CEDAR RAPIDS — Still overlooking the city is the iconic Hotel Roosevelt sign, except now with better lighting.
After a nearly three- month restoration, the Roosevelt sign’s old neon tubes have been replaced with light-emitting diodes. The letter faces have been refurbished, and new circuitry and power supplies have been installed.
The new sign now will light up the downtown skyline every night from sunset to sunrise — the first time the sign has been turned on in years.
Sitting nearly 25 feet atop the 12-story Roosevelt, the sign restoration was ordered by Sherman Associates, a commercial real estate developer based in Minneapolis, for about $40,000. The restoration was done by Munson Electric of Hiawatha.
Sherman Associates obtained the hotel in 2009 after it was damaged in the flood of 2008.
Converted into apartments in the 1970s, the Roosevelt now holds 96 apartments, a fitness center, a business center and a community room.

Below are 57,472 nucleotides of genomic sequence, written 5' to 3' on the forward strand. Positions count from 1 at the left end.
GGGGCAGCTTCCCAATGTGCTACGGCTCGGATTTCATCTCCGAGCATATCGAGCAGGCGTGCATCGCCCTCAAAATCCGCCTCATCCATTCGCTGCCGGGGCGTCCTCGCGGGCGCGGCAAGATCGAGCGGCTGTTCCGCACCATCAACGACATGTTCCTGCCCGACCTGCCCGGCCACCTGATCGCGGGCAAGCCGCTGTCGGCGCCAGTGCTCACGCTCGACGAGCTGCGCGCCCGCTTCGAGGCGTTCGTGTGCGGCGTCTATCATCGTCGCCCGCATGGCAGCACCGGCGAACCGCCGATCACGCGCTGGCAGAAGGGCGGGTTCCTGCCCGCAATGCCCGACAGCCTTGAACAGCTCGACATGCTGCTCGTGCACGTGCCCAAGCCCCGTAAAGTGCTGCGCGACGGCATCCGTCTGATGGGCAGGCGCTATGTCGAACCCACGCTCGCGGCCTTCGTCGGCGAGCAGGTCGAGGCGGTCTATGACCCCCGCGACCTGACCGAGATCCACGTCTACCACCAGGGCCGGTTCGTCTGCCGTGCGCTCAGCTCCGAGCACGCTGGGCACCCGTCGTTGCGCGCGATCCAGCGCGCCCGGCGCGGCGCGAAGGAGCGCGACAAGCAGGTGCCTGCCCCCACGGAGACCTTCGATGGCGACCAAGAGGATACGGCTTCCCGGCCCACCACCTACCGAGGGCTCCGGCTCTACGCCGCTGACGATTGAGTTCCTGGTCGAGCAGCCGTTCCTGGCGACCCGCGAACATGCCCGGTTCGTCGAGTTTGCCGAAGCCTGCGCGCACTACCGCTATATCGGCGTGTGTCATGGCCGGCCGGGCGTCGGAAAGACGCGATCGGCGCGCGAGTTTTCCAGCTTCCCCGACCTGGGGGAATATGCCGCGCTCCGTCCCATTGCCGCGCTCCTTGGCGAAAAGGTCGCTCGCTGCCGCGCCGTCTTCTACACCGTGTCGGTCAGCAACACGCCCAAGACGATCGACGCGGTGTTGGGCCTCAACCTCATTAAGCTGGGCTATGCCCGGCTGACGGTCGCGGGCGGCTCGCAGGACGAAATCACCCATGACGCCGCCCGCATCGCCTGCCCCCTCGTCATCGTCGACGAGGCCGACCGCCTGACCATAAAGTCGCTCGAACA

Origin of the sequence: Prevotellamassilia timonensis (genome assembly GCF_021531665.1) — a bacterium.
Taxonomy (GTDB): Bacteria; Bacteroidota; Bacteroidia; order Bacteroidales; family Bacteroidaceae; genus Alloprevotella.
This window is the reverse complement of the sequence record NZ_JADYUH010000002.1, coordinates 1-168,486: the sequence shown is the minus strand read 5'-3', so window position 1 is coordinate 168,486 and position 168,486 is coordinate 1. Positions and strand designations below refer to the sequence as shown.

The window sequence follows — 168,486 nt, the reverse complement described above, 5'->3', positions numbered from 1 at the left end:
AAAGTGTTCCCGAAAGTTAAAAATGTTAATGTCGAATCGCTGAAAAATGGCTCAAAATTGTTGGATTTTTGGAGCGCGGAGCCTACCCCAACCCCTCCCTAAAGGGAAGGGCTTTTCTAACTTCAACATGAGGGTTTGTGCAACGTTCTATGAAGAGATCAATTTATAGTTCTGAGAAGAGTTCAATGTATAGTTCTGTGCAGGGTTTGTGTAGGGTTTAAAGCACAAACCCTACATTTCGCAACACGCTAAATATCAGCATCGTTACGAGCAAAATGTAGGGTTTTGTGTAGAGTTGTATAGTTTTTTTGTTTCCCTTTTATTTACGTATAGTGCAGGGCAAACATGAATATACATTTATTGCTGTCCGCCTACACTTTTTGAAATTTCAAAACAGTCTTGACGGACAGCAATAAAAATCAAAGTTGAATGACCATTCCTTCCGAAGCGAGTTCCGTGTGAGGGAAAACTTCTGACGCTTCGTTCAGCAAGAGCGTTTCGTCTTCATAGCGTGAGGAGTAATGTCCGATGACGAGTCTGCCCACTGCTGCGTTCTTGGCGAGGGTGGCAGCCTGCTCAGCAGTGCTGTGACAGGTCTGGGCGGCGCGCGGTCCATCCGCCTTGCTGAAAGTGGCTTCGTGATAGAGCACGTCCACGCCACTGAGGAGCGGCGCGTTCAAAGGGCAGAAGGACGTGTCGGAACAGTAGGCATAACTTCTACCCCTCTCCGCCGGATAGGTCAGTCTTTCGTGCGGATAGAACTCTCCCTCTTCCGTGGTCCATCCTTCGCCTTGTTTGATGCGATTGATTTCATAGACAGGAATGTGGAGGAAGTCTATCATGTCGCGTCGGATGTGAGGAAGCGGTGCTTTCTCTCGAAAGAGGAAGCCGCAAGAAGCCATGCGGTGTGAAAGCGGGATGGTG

The hotel originally was designed by the Krenn & Dato architectural firm and has since been added to the National Register of Historic Places.
A sign has not always been perched on top of the Roosevelt roof, with an ever-changing history dating to the early 1930s.
Mark Stoffer Hunter, research historian for The History Center, said the Roosevelt did not have a sign atop it when built in 1927. In the 1930s, two sets of neon signs were added to the roof.
“At some point, the once facing the east was taken down,” Stoffer Hunter said. “They just kept the one up.”
These type of structures were common for the period, Stoffer Hunter said, especially for cities like Cedar Rapids that were largely built in the 1920s when there was a “huge building boom.”
It is not as common, however, for the signs to survive as long the Roosevelt’s has.
In the 1950s, the wording was reversed from “Hotel Roosevelt” to “Roosevelt Hotel.”
The sign changed again in the 1970s to read “Roosevelt Royal” after the hotel briefly closed after an employee strike. The wording on the sign then, Stoffer Hunter said, was in an effort to compete with other downtown hotels.
For the last 30 years, the sign has read simply, “Roosevelt.”
Stoffer Hunter doesn’t remember the last time he saw it lighted.
Valerie Doleman, director of marketing and communication with Sherman Associates, said the sign was not in working condition when Sherman acquired the building and that the aim of the renovation was to symbolize “Sherman’s efforts to bring new life to the building.”
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